CATTLE HIGHLIGHTS: Live cattle futures finished mostly lower as prices reversed over during the course of the day, as the softer cash tone on the week brought some selling pressure. Feeders were mixed as well pressured by firming grain prices and weaker tone in the live cattle market. May feeder cattle expire on 5/26. Jun cattle finished 0.425 to 132.300 and Aug live cattle were 0.225 lower to 132.525. In feeders, Aug feeders lost 0.200 to 167.950.

Jun cattle futures saw difficult price action on Wednesday as prices dropped off early-session highs. Jun prices failed to hold above the 20-day moving average and finished in support of the 10-day moving average. Jun future posted a bearish reversal on the session, which could open the door for additional technical selling pressure on Thursday morning. Cash trade started to develop late on Tuesday with light southern trade starting at $137, down $1 from last week’s totals. Trade on Wednesday stayed light was additional business at Tuesday’s $137 level. Northern trade was very scattered with light business developing at $224, with bids at $224-227. More light trade will build through the week, but the softer tone pressured the Jun contract on Wednesday. Retail beef prices had a mixed close on Tuesday, and at midday, prices held a mixed tone with Choice losing 0.35 to 263.30 and Select was 0.29 higher to 245.14. Load count was light at 54 midday loads. Wednesday’s estimated cattle slaughter is 125,000 head, equal with last week and 4,000 head greater than last year. Weekly slaughter stands at 375,000 head vs 374,000 head last week and 360,000 head last year. Feeders saw mixed trade, looking for direction, supported by weakness in the corn and wheat markets, but pressured by the softer tone in the live cattle market. The May feeder contract expires tomorrow, 5/26, and the premium of front month contracts to the Feeder Cash Index was a limiting factor. The Feeder Cash Index was 0.18 higher to 153.35. The past couple sessions have been encouraging, but the cattle market is not out of the woods and the price action today was a product of that concern. The front-end supply picture and concerns regarding demand and the outside markets can limit the move higher in cattle.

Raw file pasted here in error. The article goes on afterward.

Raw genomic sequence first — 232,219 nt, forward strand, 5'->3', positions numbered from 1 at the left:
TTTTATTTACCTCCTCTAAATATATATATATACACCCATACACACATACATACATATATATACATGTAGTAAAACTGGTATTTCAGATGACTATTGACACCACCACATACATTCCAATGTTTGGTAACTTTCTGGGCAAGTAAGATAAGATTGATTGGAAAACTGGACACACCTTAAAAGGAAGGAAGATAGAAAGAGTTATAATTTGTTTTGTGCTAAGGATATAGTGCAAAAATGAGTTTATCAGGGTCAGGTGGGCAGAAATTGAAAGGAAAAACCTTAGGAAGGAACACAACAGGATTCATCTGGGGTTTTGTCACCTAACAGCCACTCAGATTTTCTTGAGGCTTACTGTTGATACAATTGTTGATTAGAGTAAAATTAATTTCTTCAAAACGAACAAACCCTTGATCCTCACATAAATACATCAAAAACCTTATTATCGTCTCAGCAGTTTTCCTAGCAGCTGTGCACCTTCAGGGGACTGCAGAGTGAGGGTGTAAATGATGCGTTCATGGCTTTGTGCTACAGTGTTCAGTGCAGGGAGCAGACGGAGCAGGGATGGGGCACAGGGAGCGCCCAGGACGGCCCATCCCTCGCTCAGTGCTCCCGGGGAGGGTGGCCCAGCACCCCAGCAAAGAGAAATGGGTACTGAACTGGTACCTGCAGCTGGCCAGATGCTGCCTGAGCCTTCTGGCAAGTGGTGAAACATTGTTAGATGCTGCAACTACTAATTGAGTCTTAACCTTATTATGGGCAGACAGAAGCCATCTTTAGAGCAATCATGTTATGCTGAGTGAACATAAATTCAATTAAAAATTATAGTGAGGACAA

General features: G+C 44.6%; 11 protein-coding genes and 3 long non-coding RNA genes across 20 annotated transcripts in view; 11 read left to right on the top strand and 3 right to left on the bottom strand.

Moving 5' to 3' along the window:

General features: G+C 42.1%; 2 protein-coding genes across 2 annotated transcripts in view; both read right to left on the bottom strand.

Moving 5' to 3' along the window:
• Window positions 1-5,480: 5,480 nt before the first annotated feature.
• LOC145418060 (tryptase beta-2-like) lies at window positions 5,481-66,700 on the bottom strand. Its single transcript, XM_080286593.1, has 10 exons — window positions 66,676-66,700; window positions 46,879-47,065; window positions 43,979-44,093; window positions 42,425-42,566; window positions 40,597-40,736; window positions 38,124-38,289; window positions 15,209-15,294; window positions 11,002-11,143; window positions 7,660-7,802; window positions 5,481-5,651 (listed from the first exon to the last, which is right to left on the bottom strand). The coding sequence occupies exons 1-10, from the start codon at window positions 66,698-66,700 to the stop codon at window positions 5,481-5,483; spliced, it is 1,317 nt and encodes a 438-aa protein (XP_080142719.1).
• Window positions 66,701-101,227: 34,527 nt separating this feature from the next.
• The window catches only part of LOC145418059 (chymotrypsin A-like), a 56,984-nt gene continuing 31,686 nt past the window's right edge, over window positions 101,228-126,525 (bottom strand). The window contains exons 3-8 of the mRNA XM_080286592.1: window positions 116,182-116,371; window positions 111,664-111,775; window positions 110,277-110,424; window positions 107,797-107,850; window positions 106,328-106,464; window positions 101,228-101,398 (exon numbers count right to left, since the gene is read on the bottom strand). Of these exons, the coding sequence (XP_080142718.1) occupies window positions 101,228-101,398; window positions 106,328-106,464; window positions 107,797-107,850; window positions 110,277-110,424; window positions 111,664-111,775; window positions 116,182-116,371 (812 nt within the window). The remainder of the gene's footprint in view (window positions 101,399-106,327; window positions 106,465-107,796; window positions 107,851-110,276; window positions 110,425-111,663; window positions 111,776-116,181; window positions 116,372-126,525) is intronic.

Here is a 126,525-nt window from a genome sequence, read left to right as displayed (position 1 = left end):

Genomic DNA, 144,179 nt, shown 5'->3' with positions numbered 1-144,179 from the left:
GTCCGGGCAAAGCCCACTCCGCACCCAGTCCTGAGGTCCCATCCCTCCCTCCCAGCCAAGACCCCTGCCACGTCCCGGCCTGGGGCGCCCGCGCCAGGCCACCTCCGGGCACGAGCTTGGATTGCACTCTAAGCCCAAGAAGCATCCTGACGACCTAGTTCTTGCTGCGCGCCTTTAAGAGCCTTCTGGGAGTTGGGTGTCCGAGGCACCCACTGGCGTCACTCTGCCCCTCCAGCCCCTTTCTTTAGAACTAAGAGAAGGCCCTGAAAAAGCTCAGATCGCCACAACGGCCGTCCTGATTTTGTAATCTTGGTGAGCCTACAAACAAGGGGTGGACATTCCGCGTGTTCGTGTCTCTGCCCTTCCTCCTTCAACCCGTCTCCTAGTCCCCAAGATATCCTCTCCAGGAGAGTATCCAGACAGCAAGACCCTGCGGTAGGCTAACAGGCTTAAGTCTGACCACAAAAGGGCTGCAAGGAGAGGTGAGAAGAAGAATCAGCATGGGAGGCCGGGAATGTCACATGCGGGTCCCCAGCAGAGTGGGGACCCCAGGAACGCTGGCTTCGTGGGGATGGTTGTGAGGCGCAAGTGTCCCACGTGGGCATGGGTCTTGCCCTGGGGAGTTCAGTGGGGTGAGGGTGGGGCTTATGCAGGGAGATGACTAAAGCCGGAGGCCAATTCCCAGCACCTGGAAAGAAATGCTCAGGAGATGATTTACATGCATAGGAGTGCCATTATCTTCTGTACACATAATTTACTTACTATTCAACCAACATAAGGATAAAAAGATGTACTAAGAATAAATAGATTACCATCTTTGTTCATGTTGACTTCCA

LEAN HOG HIGHLIGHTS: Hog futures saw additional selling pressure as futures prices failed to push through resistance, and traded lower on the day, except for the front month Jun contract. June hogs finished 0.025 higher to 109.050, but Aug hogs dropped 1.100 to 107.950.

The front-month hogs, Jun, Jul, and Aug contracts, failed to push through the 100-day moving average over top the market. This was the third test of this barrier in the past three sessions, and prices faded off that resistance and closed at the bottom of Wednesday’s trading range. The weak price action could lead to additional technical selling to start the day on Thursday. The midday cash market stayed firm, supporting the Jun contract. Midday direct trade was 0.57 higher with the weighted average at 111.96 on Wednesday, and the 5-day average moved higher to 111.48. The CME Lean Hog Index started to reflect the higher cash trend gaining 0.95 to 103.03. Estimated hog slaughter is running under last week’s numbers helping support the cash markets. On Wednesday, slaughter is estimated at 466,000 head, down 13,000 from last week, and 21,000 head from the year-ago level. The market is closely watching the trend in hog slaughter numbers. Retail values trended softer at midday with carcass values 1.06 lower to 107.18. Movement was good at 141 loads. The CME Pork Cutout Index added 1.55 to 105.97 reflecting the recent strength. The rally has stalled out at a key level of resistance and may be susceptible for some pull back to test support. The slaughter pace and cash market will likely be the leading indicators in one direction or another.

DAIRY HIGHLIGHTS: The US dairy spot trade has been mixed the past few sessions. To start, since making a new high for the year on May 18, the US spot cheese market has closed lower in four out of the past five sessions. Both blocks and barrels closed at $2.30/lb on Wednesday on 1 load traded each. This takes blocks down 8c off of their recent high, while barrels are down 15c. On the other hand, spot butter has closed higher eight sessions in a row whole spot powder has closed higher five sessions in a row. Demand is very steady for the Class IV trade, and futures are responding. Second month Class IV milk added 11c to $25.47 while the July contract added 26c to $25.75. This puts July Class IV into a new contract high and is also a new all-time high for the Class IV trade.

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Brandon Doherty